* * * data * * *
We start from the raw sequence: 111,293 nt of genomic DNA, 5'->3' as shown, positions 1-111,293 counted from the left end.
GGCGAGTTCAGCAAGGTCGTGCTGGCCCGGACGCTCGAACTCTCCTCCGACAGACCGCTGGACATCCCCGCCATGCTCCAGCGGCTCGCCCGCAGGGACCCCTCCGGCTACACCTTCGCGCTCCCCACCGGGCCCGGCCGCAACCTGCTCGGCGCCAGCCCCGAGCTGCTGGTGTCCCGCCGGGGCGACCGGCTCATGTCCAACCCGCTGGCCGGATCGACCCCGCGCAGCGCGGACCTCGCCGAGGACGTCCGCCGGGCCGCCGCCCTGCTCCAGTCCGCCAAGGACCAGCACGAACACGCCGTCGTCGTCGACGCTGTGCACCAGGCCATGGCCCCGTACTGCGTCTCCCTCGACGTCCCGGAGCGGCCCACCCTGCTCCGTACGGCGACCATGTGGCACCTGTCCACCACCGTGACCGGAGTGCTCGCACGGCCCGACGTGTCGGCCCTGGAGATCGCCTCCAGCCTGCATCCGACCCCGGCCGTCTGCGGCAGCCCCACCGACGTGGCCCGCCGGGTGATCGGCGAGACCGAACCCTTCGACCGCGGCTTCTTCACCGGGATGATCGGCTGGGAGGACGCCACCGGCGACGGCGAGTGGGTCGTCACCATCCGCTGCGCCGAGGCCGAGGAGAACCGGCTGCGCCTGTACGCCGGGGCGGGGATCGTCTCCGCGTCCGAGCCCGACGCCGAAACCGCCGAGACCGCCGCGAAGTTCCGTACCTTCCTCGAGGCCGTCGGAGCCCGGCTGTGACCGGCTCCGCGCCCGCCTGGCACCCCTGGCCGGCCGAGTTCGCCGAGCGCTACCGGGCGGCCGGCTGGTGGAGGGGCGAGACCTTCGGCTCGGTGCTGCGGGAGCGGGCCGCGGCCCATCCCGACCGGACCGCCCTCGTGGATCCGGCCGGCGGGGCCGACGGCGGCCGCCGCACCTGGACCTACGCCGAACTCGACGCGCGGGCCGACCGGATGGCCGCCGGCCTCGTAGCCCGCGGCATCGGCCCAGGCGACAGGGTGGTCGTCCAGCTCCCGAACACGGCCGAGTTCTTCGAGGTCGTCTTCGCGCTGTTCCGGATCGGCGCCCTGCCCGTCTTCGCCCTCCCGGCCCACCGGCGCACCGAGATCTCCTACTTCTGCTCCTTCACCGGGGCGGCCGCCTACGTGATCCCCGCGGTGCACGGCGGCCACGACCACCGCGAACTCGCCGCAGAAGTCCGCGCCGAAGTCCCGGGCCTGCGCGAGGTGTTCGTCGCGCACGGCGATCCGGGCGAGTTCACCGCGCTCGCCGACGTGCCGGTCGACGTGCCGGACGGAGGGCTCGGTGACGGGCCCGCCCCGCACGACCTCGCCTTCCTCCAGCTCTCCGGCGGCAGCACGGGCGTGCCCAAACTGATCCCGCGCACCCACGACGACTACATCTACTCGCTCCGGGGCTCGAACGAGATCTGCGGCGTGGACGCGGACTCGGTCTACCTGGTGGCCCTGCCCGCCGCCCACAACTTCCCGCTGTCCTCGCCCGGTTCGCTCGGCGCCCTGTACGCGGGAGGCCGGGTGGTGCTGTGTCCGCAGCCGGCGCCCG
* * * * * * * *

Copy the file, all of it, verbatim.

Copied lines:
We start from the raw sequence: 111,293 nt of genomic DNA, 5'->3' as shown, positions 1-111,293 counted from the left end.
GGCGAGTTCAGCAAGGTCGTGCTGGCCCGGACGCTCGAACTCTCCTCCGACAGACCGCTGGACATCCCCGCCATGCTCCAGCGGCTCGCCCGCAGGGACCCCTCCGGCTACACCTTCGCGCTCCCCACCGGGCCCGGCCGCAACCTGCTCGGCGCCAGCCCCGAGCTGCTGGTGTCCCGCCGGGGCGACCGGCTCATGTCCAACCCGCTGGCCGGATCGACCCCGCGCAGCGCGGACCTCGCCGAGGACGTCCGCCGGGCCGCCGCCCTGCTCCAGTCCGCCAAGGACCAGCACGAACACGCCGTCGTCGTCGACGCTGTGCACCAGGCCATGGCCCCGTACTGCGTCTCCCTCGACGTCCCGGAGCGGCCCACCCTGCTCCGTACGGCGACCATGTGGCACCTGTCCACCACCGTGACCGGAGTGCTCGCACGGCCCGACGTGTCGGCCCTGGAGATCGCCTCCAGCCTGCATCCGACCCCGGCCGTCTGCGGCAGCCCCACCGACGTGGCCCGCCGGGTGATCGGCGAGACCGAACCCTTCGACCGCGGCTTCTTCACCGGGATGATCGGCTGGGAGGACGCCACCGGCGACGGCGAGTGGGTCGTCACCATCCGCTGCGCCGAGGCCGAGGAGAACCGGCTGCGCCTGTACGCCGGGGCGGGGATCGTCTCCGCGTCCGAGCCCGACGCCGAAACCGCCGAGACCGCCGCGAAGTTCCGTACCTTCCTCGAGGCCGTCGGAGCCCGGCTGTGACCGGCTCCGCGCCCGCCTGGCACCCCTGGCCGGCCGAGTTCGCCGAGCGCTACCGGGCGGCCGGCTGGTGGAGGGGCGAGACCTTCGGCTCGGTGCTGCGGGAGCGGGCCGCGGCCCATCCCGACCGGACCGCCCTCGTGGATCCGGCCGGCGGGGCCGACGGCGGCCGCCGCACCTGGACCTACGCCGAACTCGACGCGCGGGCCGACCGGATGGCCGCCGGCCTCGTAGCCCGCGGCATCGGCCCAGGCGACAGGGTGGTCGTCCAGCTCCCGAACACGGCCGAGTTCTTCGAGGTCGTCTTCGCGCTGTTCCGGATCGGCGCCCTGCCCGTCTTCGCCCTCCCGGCCCACCGGCGCACCGAGATCTCCTACTTCTGCTCCTTCACCGGGGCGGCCGCCTACGTGATCCCCGCGGTGCACGGCGGCCACGACCACCGCGAACTCGCCGCAGAAGTCCGCGCCGAAGTCCCGGGCCTGCGCGAGGTGTTCGTCGCGCACGGCGATCCGGGCGAGTTCACCGCGCTCGCCGACGTGCCGGTCGACGTGCCGGACGGAGGGCTCGGTGACGGGCCCGCCCCGCACGACCTCGCCTTCCTCCAGCTCTCCGGCGGCAGCACGGGCGTGCCCAAACTGATCCCGCGCACCCACGACGACTACATCTACTCGCTCCGGGGCTCGAACGAGATCTGCGGCGTGGACGCGGACTCGGTCTACCTGGTGGCCCTGCCCGCCGCCCACAACTTCCCGCTGTCCTCGCCCGGTTCGCTCGGCGCCCTGTACGCGGGAGGCCGGGTGGTGCTGTGTCCGCAGCCGGCGCCCG